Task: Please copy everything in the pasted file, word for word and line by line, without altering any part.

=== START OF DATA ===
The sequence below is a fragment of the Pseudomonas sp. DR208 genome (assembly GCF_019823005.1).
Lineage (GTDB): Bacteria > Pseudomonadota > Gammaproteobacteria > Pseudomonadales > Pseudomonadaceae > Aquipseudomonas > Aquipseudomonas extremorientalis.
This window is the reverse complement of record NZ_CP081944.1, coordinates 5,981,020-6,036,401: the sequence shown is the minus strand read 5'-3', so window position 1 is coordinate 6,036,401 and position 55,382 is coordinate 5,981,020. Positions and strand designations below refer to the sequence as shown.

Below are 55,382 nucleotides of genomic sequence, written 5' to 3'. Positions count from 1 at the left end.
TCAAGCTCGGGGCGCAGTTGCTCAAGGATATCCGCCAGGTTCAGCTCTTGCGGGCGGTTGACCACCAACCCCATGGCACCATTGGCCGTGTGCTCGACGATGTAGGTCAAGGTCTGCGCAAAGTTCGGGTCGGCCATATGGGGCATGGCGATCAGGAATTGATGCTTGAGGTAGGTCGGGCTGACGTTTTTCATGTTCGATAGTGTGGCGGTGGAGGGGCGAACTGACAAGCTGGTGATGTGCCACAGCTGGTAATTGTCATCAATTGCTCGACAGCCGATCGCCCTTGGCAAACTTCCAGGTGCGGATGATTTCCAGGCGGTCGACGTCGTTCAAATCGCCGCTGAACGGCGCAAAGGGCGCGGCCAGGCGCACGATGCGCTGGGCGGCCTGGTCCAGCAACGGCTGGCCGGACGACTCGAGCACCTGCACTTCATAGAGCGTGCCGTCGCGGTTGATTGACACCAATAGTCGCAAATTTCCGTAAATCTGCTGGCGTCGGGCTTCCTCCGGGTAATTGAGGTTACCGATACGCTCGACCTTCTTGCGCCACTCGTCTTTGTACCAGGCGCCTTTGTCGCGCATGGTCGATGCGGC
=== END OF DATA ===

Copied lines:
The sequence below is a fragment of the Pseudomonas sp. DR208 genome (assembly GCF_019823005.1).
Lineage (GTDB): Bacteria > Pseudomonadota > Gammaproteobacteria > Pseudomonadales > Pseudomonadaceae > Aquipseudomonas > Aquipseudomonas extremorientalis.
This window is the reverse complement of record NZ_CP081944.1, coordinates 5,981,020-6,036,401: the sequence shown is the minus strand read 5'-3', so window position 1 is coordinate 6,036,401 and position 55,382 is coordinate 5,981,020. Positions and strand designations below refer to the sequence as shown.

Below are 55,382 nucleotides of genomic sequence, written 5' to 3'. Positions count from 1 at the left end.
TCAAGCTCGGGGCGCAGTTGCTCAAGGATATCCGCCAGGTTCAGCTCTTGCGGGCGGTTGACCACCAACCCCATGGCACCATTGGCCGTGTGCTCGACGATGTAGGTCAAGGTCTGCGCAAAGTTCGGGTCGGCCATATGGGGCATGGCGATCAGGAATTGATGCTTGAGGTAGGTCGGGCTGACGTTTTTCATGTTCGATAGTGTGGCGGTGGAGGGGCGAACTGACAAGCTGGTGATGTGCCACAGCTGGTAATTGTCATCAATTGCTCGACAGCCGATCGCCCTTGGCAAACTTCCAGGTGCGGATGATTTCCAGGCGGTCGACGTCGTTCAAATCGCCGCTGAACGGCGCAAAGGGCGCGGCCAGGCGCACGATGCGCTGGGCGGCCTGGTCCAGCAACGGCTGGCCGGACGACTCGAGCACCTGCACTTCATAGAGCGTGCCGTCGCGGTTGATTGACACCAATAGTCGCAAATTTCCGTAAATCTGCTGGCGTCGGGCTTCCTCCGGGTAATTGAGGTTACCGATACGCTCGACCTTCTTGCGCCACTCGTCTTTGTACCAGGCGCCTTTGTCGCGCATGGTCGATGCGGC